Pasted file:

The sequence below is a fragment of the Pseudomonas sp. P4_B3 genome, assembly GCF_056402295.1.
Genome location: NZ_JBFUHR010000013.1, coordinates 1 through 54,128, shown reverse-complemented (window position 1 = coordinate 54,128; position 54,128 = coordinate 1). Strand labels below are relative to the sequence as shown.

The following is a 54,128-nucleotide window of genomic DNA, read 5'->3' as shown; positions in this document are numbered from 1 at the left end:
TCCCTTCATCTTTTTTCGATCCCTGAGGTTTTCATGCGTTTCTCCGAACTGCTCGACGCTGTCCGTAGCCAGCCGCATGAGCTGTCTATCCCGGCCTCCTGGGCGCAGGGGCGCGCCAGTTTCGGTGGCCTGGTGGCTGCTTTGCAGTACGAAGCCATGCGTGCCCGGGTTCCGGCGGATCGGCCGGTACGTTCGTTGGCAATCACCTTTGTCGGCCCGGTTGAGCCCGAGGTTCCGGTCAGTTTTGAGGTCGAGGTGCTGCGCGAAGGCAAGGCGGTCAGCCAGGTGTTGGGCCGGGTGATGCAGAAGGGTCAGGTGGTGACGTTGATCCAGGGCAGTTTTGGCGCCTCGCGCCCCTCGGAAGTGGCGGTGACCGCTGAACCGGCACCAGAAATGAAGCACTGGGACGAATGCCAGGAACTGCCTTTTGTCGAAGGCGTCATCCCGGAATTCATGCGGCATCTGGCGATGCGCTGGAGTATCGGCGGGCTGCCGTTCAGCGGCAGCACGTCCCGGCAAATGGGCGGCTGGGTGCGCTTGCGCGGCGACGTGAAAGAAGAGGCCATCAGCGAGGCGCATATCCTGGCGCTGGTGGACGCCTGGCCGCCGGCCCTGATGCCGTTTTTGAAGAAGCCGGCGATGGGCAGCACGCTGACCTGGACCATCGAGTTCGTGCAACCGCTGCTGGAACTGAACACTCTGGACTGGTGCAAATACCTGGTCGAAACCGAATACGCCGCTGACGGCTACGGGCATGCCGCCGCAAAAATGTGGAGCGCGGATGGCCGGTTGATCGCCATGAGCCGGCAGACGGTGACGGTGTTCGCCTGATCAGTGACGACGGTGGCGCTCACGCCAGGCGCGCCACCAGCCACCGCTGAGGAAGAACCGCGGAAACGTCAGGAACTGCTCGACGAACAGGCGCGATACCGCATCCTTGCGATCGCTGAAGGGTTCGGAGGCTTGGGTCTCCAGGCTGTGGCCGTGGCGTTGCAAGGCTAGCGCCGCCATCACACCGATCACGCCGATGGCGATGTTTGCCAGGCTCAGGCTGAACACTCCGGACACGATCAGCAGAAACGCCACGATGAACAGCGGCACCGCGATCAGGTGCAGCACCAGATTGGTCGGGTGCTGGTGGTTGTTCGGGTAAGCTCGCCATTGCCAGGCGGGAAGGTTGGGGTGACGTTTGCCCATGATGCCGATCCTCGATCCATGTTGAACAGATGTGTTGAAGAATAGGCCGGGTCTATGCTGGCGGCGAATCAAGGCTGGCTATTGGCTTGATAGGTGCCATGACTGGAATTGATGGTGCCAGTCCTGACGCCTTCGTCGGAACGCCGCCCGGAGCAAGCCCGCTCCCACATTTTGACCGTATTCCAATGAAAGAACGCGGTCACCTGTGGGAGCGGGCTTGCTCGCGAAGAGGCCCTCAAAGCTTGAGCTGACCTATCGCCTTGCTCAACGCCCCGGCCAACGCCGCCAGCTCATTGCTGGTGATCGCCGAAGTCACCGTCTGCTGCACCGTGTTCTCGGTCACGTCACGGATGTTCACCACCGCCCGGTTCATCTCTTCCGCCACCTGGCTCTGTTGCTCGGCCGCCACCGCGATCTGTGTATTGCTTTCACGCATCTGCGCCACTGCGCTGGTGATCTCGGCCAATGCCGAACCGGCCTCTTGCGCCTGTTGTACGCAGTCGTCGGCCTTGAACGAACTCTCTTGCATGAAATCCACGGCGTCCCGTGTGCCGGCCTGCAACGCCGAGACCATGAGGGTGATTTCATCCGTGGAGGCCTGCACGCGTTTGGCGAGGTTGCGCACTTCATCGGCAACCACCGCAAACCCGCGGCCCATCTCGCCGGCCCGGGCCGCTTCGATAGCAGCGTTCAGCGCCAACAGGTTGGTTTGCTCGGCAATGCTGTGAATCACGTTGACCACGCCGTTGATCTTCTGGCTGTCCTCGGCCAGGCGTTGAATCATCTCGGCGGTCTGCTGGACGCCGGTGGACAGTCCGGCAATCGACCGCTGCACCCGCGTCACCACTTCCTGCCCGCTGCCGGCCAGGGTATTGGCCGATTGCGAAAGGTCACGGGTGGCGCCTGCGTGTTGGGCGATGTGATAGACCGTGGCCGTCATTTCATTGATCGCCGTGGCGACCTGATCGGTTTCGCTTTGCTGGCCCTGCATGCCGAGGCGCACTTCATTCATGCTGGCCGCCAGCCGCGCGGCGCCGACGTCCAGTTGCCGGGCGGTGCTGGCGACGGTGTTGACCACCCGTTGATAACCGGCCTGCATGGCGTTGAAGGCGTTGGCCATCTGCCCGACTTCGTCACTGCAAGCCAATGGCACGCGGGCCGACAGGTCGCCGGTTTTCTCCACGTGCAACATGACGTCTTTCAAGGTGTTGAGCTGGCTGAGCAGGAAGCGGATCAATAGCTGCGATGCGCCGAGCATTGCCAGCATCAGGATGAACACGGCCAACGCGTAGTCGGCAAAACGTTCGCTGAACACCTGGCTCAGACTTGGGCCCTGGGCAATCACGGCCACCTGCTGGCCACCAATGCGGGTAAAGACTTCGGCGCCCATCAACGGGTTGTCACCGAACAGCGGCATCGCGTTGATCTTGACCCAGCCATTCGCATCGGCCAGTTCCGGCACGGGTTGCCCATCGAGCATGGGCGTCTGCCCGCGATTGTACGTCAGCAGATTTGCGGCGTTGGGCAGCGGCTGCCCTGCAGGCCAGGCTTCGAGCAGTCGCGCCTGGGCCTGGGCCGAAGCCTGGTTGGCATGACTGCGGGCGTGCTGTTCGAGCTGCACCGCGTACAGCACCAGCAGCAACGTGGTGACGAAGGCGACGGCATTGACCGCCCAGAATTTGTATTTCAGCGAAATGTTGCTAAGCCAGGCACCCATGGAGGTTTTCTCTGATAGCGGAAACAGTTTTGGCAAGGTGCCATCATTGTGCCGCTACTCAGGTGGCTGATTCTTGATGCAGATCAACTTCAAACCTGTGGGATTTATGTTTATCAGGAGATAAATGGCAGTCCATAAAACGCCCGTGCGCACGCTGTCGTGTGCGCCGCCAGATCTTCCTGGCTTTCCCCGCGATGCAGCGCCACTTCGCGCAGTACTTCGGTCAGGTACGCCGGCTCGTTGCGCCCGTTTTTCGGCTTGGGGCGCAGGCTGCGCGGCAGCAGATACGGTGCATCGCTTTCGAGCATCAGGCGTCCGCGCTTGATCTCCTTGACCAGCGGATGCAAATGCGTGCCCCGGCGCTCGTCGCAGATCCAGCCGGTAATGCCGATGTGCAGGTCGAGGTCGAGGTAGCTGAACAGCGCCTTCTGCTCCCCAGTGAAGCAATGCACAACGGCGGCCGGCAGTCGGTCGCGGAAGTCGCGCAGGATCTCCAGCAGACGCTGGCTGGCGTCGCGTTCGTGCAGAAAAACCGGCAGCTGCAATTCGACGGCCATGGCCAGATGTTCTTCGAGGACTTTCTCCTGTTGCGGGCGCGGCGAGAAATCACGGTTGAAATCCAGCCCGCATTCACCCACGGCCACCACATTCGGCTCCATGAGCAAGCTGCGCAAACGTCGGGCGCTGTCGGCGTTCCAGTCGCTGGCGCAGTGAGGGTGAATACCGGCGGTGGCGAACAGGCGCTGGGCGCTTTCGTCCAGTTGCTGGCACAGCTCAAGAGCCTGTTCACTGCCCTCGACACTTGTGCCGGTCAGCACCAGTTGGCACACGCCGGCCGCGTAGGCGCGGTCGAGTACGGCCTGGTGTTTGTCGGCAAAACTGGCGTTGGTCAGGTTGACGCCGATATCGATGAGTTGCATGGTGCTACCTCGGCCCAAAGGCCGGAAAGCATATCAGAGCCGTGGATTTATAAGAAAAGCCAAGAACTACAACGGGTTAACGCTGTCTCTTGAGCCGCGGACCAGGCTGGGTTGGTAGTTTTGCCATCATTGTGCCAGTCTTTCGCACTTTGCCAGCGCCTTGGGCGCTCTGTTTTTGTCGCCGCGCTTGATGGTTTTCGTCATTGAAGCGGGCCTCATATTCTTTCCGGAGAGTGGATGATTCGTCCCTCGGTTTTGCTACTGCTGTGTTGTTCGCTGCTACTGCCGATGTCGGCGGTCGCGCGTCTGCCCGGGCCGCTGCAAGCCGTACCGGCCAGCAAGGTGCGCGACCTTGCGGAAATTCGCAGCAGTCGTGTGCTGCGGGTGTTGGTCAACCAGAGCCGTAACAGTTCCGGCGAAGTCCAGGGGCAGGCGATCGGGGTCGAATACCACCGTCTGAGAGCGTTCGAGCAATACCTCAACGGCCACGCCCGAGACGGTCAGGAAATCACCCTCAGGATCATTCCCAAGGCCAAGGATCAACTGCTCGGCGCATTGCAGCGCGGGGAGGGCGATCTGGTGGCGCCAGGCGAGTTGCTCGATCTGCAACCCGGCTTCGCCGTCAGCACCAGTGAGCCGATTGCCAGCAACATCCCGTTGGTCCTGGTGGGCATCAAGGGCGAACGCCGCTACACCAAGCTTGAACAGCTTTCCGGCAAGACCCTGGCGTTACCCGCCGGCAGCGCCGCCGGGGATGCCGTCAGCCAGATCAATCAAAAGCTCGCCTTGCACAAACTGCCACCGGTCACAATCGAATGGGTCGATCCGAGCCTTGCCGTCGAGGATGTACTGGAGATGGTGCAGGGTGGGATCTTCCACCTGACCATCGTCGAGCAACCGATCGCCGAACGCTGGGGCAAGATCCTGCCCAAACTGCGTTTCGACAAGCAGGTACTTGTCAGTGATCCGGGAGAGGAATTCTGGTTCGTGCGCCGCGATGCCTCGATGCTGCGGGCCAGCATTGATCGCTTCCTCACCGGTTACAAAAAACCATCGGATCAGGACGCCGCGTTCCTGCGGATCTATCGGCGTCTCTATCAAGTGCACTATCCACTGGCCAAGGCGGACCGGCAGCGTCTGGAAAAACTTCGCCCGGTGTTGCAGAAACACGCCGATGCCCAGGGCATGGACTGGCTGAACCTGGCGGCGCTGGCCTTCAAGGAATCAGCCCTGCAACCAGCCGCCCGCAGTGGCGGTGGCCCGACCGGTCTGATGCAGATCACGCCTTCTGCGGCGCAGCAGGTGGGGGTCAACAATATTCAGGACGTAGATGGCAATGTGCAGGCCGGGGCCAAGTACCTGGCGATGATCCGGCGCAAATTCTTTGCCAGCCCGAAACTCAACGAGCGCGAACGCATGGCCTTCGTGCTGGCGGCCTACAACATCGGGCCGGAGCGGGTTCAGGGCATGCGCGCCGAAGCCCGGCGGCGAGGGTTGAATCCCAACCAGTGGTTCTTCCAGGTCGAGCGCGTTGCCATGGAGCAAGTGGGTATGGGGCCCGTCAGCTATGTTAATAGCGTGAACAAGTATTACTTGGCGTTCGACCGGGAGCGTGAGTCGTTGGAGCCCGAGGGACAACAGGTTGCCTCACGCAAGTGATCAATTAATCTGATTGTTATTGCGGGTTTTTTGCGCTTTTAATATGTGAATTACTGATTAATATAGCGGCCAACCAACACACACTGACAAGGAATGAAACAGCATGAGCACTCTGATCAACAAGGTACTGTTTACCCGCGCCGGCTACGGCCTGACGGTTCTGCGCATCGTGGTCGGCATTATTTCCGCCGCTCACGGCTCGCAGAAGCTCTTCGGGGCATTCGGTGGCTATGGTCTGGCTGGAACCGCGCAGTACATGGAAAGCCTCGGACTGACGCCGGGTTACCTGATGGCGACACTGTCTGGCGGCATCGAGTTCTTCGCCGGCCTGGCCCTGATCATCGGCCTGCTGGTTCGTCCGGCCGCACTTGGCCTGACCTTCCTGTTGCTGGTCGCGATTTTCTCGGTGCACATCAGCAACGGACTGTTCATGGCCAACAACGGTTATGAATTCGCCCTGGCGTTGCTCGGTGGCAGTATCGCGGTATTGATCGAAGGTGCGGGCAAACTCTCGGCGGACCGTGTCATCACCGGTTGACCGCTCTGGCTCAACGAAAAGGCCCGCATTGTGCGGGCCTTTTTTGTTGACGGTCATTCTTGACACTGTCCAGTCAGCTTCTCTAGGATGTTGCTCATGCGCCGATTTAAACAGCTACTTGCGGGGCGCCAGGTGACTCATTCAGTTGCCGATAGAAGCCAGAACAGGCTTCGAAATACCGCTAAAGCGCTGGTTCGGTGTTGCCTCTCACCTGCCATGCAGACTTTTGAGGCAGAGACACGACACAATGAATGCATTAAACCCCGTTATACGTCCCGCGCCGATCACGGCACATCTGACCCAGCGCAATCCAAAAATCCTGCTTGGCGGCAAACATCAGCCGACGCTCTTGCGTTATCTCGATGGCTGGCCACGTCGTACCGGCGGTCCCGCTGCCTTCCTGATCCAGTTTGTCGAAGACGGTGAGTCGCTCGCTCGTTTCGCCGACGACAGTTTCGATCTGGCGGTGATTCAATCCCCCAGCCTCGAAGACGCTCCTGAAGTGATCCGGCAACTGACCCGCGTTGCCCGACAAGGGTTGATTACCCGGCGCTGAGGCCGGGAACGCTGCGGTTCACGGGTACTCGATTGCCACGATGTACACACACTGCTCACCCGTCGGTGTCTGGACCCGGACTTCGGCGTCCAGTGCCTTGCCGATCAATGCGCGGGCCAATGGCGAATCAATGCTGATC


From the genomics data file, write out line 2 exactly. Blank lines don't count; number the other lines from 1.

Genome location: NZ_JBFUHR010000013.1, coordinates 1 through 54,128, shown reverse-complemented (window position 1 = coordinate 54,128; position 54,128 = coordinate 1). Strand labels below are relative to the sequence as shown.